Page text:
First of all, the company was never going to be in charge of port security; the U.S. Coast Guard and U.S. Customs Service control the security of our ports.  Second, these ports are currently managed by a British firm, so it can't credibly be argued that it is truly foreign - as opposed to Arab - control of our ports to which people are opposed.  Third, this transaction completed a review process that included members of the Departments of State, Commerce, Treasury, and Homeland Security.  Fourth, the fact that terrorists have come from and operated within the UAE is irrelevant; terrorists have come from and operated within practically every country in the world, including this one, and the UAE's government has been a reliable ally in our anti-terrorism operations (I refuse to use the phrase "War on Terror").  So, upon closer inspection, there appear to be no tangible security concerns raised by this issue.  Why, then, are people so incensed by this buyout?  I think the answer is obvious: they associate Arabs with terrorism.

  President Bush has aggressively defended his approval of this transaction.  You won't hear me say this too often, but I agree with the President 100 percent.  It is embarrassing that some in this country would view this as giving "them" control of our ports, as if terrorists are an ethnic group or a country.   It is the same (if decidedly less fervent) mentality that ultimately led to Japanese internment during World War II - that is, there's a "they", and we don't need evidence to know that they can't be trusted.  Americans are ashamed of the way we treated Japanese-Americans during World War II, and while denying a port contract is nowhere near the equivalent of internment, I have to think that we'll look back at a lot of the rhetoric surrounding this development with embarrassment.

  Though this is pure conjecture, it's almost certainly true that Members of Congress are actively opposing the president on this because they have to run for re-election.  No politician wants to have an add run against them saying: "He gave control of our ports to a company from the United Arab Emirates!"  That's a killer.  Any politician supporting this deal either 1) Isn't up for re-election, or 2) Is demonstrating incredible commitment to principle (though the principle itself may or may not be an admirable one).  The rest are almost definitely pandering to the uninformed and/or blatantly xenophobic segment of our (disproportionately elderly) electorate.

  Most politicians' first priority is to get re-elected; that's old news.  What will be interesting to see is which non-politicians - especially liberal activists - support the deal and which oppose it.  It should be a telling separation: most of those who support it are dedicated to principle (in this case, the principle that we shouldn't make assumptions based on ethnicity or national origin), and most of those who oppose it are dedicated to bashing Bush with whatever stick they can find.  The Washington Post has already got it right; chalk one up for principle.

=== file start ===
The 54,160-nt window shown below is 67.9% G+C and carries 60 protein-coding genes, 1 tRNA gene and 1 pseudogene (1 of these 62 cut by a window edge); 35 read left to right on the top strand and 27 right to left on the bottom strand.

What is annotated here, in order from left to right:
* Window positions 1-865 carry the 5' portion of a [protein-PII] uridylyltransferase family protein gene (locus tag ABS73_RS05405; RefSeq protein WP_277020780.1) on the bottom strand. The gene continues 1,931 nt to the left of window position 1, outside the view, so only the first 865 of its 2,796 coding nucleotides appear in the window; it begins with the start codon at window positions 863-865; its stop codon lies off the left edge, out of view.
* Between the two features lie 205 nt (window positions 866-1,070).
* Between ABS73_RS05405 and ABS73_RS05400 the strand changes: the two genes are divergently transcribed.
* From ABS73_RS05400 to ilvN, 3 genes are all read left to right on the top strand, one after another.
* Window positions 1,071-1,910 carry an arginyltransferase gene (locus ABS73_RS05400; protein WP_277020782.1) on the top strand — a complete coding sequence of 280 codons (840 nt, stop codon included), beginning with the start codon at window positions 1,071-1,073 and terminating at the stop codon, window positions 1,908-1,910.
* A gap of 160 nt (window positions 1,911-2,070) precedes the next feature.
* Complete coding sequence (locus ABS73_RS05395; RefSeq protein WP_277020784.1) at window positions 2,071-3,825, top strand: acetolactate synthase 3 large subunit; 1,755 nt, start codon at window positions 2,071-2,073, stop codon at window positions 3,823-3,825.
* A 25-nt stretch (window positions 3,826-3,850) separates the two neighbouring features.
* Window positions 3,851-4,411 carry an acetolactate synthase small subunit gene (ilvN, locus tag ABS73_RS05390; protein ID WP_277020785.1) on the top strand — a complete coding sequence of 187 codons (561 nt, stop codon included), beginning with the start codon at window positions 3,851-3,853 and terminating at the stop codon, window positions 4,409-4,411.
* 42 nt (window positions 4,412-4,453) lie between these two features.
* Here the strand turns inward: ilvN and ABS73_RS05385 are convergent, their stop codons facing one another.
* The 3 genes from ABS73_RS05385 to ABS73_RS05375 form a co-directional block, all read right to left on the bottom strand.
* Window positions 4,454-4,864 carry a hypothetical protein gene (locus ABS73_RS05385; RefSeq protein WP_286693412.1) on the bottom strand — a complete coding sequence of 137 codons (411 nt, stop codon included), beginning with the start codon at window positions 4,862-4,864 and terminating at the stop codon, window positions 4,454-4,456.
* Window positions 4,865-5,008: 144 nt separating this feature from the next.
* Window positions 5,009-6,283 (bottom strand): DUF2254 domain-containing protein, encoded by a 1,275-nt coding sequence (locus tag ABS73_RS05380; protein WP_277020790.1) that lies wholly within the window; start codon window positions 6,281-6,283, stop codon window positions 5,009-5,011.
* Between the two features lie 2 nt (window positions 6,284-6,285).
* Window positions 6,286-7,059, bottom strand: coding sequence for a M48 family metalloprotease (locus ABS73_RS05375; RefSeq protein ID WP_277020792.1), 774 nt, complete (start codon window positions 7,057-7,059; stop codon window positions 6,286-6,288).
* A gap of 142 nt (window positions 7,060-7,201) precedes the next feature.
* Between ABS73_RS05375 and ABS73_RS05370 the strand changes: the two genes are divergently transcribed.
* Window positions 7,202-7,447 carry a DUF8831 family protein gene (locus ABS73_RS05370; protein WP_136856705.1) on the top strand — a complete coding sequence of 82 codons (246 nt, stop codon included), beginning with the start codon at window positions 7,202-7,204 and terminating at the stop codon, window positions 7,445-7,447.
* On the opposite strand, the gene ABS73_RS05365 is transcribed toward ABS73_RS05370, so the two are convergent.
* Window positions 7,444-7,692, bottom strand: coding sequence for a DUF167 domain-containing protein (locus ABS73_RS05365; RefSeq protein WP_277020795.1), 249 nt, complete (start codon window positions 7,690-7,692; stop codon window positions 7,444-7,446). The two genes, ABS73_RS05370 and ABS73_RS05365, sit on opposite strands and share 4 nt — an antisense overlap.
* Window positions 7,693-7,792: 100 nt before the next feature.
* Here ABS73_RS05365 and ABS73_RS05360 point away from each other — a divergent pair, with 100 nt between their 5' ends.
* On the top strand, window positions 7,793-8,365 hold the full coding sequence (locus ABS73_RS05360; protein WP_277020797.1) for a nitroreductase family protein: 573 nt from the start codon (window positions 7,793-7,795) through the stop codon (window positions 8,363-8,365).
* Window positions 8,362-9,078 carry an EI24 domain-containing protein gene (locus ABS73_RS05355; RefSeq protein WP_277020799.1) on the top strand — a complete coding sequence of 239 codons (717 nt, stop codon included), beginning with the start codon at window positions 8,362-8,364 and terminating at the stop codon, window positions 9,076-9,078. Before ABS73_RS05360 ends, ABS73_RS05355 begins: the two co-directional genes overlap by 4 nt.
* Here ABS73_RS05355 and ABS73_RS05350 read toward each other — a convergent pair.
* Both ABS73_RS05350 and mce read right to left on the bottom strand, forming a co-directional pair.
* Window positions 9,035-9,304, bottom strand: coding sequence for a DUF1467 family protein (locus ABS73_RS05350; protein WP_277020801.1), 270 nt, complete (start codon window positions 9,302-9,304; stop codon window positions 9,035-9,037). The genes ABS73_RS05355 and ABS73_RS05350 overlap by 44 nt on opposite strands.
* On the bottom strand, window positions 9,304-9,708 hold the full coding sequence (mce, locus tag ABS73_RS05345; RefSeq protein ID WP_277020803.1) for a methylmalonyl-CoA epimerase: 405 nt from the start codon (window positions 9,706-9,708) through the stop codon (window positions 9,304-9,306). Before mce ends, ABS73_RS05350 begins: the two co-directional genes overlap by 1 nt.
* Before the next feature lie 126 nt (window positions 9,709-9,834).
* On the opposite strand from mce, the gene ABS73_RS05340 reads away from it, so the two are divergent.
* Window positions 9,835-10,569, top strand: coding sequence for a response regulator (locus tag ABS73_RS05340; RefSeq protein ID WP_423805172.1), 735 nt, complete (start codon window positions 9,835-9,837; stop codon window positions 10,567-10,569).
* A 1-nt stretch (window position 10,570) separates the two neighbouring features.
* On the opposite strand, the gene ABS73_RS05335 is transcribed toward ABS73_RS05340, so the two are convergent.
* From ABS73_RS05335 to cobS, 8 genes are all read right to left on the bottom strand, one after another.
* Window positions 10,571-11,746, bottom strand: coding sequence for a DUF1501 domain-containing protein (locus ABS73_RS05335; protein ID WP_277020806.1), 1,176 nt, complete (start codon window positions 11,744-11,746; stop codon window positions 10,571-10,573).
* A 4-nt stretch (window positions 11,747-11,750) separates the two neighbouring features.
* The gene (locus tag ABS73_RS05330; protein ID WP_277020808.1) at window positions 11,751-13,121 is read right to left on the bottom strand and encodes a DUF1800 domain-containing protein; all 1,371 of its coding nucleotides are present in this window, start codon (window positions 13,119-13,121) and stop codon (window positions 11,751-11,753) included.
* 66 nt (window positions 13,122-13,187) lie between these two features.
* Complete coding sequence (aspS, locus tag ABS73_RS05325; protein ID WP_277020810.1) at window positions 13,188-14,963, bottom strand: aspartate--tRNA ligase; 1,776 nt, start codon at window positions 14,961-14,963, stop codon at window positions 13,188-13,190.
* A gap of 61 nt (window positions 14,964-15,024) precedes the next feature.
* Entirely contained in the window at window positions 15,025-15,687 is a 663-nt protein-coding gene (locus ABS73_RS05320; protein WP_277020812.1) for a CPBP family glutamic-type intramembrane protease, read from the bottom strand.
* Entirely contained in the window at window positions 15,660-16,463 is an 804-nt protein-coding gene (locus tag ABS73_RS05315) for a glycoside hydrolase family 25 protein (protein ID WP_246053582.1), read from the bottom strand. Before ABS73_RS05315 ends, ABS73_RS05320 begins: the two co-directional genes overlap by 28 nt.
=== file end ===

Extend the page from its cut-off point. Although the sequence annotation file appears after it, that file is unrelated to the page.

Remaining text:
I also think that it's ironic that Bush is now being bitten by the anti-intellectualism that he has done so much to create.  Everyone knows: Bush doesn't do nuance.  This was never more evident than during the 2004 election, in which John Kerry was mocked for holding a complicated position on the very complicated issue of Iraq.  This port security issue is also complicated, and the decision to approve the transaction really only makes sense if given time to explain.  The sound bite, however, is devastating: "He gave control of our ports to a company from the United Arab Emirates!"  Most people won't even hear the "a company from" in that sentence, and fewer still will do the research necessary to determine whether or not that statement is actually true.  Modern American politics provides no opportunity to effectively refute that sound bite, and there's some unfortunate justice in the fact that a man who did so much to create that reality is now its victim.  The penultimate realization of this irony: people are stating that the UAE is now "linked" to Al Qaeda, just as Bush claimed that Al Qaeda was "linked" to Iraq.

Posted by jeffmaurer1980 at 1:47 PM EST
Post Comment | Permalink
Tuesday, 31 January 2006
Random Political Stuff
Topic: News
  There are a couple things I'd like to talk about, so I'll address them briefly:

Thing #1: Congrats to Hamas for proving that when the Bush administration spoke about democracy transforming the Middle East, they were really talking about liberalism (lower-case "l") transforming the Middle East.  Democracy is a system of government in which elections ensure that the government reflects the will of the people.  Therefore, when the people are anti-Semitic, pro-terrorist extremists, you can expect an anti-Semitic, pro-terrorist, extremist government.  Democratic Peace Theory (a theory that I feel makes some good points) has some explaining to do.

Thing #2: In case you haven't been listening to Thomas L. Friedman or Danny Rouhier complain (rightly) about the ways in which our dependence on foreign oil affects our foreign policy, check out this quote from an Iranian senior government official in an excerpt from yesterday's NY Times:

While the top leadership had decided to take a more confrontational approach with the West even before Mr. Ahmadinejad was elected, the new president began with such a harsh style that many officials were initially unnerved. But when the West failed to stop Iran from defiantly restarting its nuclear program, or to punish it, some opponents reluctantly accepted that Mr. Ahmadinejad was right and they were wrong.

''First we thought he is not right,'' said a senior government official who consults frequently with the ruling clergy. ''Now we understand he is right. You need us more than we need you,'' he said of the West.

Scary.  Also, for the Europhiles out there, please note that Iran does notice when they are allowed to act with complete impunity.